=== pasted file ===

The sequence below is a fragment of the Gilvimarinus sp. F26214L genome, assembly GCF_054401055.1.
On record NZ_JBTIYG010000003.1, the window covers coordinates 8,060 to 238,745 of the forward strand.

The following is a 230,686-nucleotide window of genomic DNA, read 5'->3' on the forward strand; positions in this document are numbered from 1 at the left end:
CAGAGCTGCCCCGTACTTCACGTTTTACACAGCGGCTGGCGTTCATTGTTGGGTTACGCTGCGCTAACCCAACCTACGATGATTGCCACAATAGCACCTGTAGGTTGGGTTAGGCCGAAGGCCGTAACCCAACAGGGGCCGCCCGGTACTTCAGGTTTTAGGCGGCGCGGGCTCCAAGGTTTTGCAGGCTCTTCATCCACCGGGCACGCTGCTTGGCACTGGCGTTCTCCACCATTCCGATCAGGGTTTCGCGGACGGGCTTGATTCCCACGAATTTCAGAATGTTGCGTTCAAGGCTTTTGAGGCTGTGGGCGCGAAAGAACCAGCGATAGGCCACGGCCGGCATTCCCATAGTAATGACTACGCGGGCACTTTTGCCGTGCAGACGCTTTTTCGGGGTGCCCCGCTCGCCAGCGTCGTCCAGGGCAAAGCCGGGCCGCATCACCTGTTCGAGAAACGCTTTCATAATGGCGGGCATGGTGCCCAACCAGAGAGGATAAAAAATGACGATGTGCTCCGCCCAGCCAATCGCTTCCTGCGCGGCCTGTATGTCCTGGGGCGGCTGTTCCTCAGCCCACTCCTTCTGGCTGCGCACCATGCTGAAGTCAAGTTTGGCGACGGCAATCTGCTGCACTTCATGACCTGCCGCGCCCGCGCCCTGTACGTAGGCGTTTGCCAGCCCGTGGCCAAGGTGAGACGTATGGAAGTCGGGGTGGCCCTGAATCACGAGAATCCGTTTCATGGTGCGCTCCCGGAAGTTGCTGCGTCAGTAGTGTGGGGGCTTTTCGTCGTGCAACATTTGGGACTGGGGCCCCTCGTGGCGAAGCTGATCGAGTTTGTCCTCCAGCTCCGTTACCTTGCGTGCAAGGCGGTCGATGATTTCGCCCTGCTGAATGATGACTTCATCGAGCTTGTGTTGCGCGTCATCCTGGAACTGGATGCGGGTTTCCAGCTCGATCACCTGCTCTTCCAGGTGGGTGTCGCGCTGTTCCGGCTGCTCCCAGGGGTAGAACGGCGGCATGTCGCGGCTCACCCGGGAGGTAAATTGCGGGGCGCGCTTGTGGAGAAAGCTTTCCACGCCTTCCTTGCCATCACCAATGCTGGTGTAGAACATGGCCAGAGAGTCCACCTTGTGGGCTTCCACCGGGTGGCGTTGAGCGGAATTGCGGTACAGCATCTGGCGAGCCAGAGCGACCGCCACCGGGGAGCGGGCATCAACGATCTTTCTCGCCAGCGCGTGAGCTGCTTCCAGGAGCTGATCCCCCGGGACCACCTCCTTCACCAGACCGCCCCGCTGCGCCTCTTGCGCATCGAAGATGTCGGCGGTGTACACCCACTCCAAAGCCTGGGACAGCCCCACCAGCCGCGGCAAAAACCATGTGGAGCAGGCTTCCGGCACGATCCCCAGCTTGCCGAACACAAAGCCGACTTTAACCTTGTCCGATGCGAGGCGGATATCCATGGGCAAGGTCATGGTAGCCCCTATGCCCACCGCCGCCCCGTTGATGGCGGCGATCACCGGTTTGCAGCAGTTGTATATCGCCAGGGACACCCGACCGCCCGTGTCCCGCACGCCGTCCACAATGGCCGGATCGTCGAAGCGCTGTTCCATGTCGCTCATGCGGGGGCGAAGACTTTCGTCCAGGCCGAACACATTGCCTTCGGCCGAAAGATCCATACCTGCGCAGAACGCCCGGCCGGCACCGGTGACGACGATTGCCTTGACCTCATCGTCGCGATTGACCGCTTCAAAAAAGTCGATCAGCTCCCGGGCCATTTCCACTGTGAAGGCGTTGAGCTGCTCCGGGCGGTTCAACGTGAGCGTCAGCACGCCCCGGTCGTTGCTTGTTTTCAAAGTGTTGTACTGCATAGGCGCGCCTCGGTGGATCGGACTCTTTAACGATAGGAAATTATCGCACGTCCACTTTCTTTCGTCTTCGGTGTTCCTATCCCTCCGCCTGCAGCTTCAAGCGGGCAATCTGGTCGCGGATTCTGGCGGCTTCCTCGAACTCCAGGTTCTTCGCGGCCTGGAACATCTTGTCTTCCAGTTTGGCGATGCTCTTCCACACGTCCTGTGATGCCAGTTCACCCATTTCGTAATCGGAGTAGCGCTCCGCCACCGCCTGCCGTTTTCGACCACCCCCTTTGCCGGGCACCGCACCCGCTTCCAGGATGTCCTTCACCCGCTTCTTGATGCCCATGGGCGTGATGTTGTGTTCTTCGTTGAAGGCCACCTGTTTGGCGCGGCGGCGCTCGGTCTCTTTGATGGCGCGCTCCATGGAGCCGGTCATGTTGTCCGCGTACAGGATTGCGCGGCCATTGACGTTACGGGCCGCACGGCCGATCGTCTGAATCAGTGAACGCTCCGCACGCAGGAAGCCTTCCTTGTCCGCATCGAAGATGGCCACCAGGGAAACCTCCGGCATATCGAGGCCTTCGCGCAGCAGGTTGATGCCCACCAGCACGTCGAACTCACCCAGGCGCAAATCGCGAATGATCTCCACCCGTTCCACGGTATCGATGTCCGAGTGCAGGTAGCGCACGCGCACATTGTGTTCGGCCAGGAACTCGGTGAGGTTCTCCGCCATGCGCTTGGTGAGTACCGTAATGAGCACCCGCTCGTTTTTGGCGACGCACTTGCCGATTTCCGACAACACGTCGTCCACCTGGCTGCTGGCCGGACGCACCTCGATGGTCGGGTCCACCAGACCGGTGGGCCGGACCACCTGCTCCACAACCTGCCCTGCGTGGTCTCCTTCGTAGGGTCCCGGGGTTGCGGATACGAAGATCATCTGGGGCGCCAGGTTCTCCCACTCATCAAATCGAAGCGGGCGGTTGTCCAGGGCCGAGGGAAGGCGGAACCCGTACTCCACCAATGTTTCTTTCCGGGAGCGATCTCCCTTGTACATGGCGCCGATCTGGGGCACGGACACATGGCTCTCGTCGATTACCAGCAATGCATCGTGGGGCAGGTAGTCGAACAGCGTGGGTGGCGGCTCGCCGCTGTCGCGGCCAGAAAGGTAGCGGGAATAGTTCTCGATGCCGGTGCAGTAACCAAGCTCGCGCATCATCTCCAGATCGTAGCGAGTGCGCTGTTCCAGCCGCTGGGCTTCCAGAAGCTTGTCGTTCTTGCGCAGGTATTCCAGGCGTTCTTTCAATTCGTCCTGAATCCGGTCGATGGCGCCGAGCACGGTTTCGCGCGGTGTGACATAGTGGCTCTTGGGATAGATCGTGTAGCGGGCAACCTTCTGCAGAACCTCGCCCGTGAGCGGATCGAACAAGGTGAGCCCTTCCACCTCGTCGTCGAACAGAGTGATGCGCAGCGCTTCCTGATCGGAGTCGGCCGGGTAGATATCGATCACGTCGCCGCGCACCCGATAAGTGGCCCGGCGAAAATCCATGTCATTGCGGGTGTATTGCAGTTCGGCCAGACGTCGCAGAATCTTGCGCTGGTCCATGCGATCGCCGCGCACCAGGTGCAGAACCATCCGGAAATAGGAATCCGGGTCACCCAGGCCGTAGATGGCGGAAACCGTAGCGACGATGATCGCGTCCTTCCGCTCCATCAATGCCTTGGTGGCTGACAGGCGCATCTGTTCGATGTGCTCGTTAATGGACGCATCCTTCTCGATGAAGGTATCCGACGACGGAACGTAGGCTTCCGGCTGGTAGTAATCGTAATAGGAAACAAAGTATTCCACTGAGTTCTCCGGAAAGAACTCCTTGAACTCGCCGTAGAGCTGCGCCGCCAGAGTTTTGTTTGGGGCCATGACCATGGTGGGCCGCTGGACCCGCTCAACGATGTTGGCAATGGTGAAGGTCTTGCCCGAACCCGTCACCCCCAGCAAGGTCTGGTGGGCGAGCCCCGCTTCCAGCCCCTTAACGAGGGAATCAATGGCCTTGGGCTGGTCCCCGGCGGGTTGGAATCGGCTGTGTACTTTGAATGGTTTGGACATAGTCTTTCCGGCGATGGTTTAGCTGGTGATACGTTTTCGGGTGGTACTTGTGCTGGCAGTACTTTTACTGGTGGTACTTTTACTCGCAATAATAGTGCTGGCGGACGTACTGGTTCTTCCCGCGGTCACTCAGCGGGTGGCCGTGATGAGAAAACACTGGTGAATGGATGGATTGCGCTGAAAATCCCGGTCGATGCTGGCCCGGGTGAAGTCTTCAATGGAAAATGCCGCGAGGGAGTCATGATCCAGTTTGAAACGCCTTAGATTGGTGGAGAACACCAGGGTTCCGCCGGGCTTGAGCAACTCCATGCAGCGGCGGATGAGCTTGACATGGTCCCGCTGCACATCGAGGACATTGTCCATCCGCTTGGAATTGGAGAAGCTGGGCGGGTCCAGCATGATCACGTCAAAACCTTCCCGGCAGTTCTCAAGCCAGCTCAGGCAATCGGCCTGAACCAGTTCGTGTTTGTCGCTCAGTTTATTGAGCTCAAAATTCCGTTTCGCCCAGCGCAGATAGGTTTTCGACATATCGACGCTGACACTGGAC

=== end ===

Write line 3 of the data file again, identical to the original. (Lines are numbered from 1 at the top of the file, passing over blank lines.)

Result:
The following is a 230,686-nucleotide window of genomic DNA, read 5'->3' on the forward strand; positions in this document are numbered from 1 at the left end: